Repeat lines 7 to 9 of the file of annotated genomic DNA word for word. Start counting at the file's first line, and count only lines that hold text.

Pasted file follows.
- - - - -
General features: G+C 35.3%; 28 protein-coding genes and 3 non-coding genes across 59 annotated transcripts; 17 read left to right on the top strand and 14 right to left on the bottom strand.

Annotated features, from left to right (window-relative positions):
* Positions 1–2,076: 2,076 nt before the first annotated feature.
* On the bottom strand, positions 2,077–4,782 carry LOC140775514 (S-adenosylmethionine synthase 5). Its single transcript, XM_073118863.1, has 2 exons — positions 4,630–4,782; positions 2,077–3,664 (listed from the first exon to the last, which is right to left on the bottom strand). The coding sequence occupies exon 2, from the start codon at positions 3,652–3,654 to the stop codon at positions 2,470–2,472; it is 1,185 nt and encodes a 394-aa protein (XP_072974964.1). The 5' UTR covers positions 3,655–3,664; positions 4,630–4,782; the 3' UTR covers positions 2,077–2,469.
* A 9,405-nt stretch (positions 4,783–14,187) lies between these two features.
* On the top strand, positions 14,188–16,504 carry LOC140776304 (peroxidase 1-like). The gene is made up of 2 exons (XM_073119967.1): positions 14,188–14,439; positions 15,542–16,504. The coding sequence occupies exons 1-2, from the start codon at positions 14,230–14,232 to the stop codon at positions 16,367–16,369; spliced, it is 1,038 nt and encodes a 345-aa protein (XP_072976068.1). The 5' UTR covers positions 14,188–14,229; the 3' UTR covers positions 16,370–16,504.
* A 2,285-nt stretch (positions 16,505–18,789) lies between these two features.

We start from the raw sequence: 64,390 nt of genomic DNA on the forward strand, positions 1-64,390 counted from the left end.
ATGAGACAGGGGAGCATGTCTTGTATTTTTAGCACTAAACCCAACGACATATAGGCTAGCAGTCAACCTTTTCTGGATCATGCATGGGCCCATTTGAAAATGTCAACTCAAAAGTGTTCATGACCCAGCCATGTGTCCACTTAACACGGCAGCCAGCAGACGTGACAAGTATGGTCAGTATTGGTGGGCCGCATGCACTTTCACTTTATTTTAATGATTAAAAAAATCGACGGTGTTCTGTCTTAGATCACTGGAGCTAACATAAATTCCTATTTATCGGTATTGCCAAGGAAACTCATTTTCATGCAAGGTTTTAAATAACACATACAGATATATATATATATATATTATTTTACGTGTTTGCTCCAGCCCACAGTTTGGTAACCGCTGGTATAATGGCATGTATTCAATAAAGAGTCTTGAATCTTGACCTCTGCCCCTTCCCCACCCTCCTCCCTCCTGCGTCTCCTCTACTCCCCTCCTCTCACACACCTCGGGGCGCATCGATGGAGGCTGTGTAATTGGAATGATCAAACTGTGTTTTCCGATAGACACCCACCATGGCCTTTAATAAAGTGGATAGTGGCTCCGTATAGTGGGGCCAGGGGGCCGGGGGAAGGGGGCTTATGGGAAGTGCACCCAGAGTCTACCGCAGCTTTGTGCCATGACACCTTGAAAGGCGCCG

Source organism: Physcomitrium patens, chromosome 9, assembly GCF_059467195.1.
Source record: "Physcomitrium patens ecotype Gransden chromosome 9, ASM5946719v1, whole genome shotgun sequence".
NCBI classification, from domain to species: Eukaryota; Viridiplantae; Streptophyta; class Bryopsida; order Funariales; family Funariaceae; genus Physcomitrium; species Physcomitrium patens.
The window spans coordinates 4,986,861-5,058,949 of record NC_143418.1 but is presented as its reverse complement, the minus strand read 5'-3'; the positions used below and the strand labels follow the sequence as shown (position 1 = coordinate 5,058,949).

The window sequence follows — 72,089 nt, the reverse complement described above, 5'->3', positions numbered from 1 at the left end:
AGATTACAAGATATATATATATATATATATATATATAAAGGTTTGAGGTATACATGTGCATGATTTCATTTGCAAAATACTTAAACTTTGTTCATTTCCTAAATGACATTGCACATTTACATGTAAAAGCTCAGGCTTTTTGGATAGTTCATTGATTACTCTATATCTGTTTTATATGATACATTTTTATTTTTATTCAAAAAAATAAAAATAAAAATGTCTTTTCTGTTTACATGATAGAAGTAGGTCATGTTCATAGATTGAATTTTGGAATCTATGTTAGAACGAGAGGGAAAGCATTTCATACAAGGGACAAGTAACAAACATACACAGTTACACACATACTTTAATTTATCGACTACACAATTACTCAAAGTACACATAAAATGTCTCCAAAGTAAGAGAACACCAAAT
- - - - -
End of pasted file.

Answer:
* A 2,285-nt stretch (positions 16,505–18,789) lies between these two features.

We start from the raw sequence: 64,390 nt of genomic DNA on the forward strand, positions 1-64,390 counted from the left end.
ATGAGACAGGGGAGCATGTCTTGTATTTTTAGCACTAAACCCAACGACATATAGGCTAGCAGTCAACCTTTTCTGGATCATGCATGGGCCCATTTGAAAATGTCAACTCAAAAGTGTTCATGACCCAGCCATGTGTCCACTTAACACGGCAGCCAGCAGACGTGACAAGTATGGTCAGTATTGGTGGGCCGCATGCACTTTCACTTTATTTTAATGATTAAAAAAATCGACGGTGTTCTGTCTTAGATCACTGGAGCTAACATAAATTCCTATTTATCGGTATTGCCAAGGAAACTCATTTTCATGCAAGGTTTTAAATAACACATACAGATATATATATATATATATTATTTTACGTGTTTGCTCCAGCCCACAGTTTGGTAACCGCTGGTATAATGGCATGTATTCAATAAAGAGTCTTGAATCTTGACCTCTGCCCCTTCCCCACCCTCCTCCCTCCTGCGTCTCCTCTACTCCCCTCCTCTCACACACCTCGGGGCGCATCGATGGAGGCTGTGTAATTGGAATGATCAAACTGTGTTTTCCGATAGACACCCACCATGGCCTTTAATAAAGTGGATAGTGGCTCCGTATAGTGGGGCCAGGGGGCCGGGGGAAGGGGGCTTATGGGAAGTGCACCCAGAGTCTACCGCAGCTTTGTGCCATGACACCTTGAAAGGCGCCG